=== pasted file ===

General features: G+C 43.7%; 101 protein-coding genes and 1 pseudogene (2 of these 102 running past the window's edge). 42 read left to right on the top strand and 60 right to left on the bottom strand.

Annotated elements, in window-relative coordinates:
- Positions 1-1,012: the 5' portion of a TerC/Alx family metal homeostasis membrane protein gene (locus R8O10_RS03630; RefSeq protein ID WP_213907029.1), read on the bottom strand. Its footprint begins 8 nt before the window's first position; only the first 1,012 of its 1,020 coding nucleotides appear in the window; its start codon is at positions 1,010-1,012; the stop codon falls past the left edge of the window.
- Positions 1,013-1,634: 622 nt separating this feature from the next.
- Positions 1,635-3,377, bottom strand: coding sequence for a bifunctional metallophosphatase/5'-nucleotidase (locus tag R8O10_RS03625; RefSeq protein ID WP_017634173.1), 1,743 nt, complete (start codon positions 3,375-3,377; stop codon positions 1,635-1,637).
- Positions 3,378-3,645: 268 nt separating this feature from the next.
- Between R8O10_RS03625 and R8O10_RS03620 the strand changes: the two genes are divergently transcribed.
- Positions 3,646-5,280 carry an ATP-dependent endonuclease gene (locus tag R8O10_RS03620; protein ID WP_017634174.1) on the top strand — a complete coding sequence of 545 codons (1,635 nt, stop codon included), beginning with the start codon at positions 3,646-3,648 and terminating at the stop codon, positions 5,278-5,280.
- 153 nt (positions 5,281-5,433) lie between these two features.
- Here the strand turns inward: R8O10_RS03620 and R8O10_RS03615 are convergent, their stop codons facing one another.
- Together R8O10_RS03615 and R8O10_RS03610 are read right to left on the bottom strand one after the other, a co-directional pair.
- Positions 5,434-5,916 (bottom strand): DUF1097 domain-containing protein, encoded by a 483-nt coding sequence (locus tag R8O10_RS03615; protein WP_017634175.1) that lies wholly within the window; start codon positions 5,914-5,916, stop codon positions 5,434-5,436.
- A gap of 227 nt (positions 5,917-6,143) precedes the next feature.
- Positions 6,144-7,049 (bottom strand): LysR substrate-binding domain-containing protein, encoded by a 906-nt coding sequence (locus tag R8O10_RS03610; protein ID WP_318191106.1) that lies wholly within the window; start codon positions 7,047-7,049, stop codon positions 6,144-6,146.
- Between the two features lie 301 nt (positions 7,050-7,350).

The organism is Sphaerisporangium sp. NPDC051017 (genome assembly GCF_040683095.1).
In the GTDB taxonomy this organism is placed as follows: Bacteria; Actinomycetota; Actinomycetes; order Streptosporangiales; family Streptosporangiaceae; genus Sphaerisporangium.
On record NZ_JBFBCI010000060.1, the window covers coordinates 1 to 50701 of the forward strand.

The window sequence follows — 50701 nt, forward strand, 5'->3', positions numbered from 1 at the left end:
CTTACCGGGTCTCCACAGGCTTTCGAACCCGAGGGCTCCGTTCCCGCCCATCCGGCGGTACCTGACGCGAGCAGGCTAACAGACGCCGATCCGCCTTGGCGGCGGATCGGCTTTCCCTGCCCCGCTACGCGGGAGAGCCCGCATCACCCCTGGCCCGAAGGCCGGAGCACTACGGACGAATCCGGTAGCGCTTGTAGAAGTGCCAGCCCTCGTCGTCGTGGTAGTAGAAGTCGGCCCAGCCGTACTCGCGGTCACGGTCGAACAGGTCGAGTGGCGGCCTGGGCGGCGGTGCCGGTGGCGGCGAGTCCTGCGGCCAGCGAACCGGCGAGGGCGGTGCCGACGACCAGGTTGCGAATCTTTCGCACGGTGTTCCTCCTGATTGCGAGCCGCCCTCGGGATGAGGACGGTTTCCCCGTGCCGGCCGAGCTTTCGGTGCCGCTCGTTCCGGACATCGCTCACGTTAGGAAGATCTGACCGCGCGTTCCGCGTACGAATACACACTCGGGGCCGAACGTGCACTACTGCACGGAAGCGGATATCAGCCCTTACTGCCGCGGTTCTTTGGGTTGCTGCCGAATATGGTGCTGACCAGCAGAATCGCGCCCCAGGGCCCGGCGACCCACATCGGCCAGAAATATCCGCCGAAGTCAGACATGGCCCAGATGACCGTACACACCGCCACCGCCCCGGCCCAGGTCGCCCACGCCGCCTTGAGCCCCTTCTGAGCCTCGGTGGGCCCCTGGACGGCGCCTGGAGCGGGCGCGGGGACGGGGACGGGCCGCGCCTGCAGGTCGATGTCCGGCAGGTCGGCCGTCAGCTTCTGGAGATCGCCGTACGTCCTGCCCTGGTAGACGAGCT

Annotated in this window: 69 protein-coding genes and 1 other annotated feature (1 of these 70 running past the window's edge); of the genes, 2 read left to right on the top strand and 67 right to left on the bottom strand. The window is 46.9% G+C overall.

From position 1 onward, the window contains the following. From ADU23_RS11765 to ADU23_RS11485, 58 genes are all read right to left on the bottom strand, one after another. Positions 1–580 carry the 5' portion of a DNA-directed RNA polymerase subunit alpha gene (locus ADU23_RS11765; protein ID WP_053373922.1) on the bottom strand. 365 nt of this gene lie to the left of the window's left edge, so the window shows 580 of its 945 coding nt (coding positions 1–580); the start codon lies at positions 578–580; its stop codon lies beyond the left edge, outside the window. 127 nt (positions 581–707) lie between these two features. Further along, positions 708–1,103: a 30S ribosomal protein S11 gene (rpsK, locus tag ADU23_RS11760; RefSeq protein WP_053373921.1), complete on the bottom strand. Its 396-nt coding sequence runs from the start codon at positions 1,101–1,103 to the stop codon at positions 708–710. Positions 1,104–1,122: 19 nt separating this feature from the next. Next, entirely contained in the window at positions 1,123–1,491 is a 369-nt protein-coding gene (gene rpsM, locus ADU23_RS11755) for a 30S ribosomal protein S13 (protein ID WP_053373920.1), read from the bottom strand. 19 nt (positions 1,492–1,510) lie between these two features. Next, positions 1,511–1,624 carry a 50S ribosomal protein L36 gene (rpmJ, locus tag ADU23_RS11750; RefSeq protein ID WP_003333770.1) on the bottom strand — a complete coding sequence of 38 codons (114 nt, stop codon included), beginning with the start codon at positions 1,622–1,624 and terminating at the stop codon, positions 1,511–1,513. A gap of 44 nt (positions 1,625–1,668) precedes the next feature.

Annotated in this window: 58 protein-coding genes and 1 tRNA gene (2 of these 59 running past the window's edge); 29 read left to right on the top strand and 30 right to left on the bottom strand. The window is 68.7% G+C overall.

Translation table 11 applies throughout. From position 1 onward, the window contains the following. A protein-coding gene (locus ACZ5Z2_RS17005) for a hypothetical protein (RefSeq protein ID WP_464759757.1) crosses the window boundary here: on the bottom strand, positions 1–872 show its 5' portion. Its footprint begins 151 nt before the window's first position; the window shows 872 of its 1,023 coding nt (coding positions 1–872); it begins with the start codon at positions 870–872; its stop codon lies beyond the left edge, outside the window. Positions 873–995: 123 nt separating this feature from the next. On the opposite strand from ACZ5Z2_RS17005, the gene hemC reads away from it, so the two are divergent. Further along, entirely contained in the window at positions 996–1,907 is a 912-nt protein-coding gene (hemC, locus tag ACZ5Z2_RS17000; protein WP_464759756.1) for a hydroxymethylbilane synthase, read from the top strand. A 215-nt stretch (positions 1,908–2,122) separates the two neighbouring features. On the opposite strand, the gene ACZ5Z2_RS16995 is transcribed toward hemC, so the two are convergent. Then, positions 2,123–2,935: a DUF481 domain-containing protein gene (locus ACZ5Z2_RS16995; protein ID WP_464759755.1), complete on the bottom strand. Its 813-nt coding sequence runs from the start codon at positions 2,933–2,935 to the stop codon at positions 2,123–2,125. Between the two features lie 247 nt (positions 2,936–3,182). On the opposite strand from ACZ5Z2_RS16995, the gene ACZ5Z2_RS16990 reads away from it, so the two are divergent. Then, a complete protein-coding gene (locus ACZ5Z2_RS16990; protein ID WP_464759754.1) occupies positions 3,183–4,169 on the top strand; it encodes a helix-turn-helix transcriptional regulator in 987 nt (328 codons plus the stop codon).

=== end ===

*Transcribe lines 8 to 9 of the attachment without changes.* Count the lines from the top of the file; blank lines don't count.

- Positions 3,646-5,280 carry an ATP-dependent endonuclease gene (locus tag R8O10_RS03620; protein ID WP_017634174.1) on the top strand — a complete coding sequence of 545 codons (1,635 nt, stop codon included), beginning with the start codon at positions 3,646-3,648 and terminating at the stop codon, positions 5,278-5,280.
- 153 nt (positions 5,281-5,433) lie between these two features.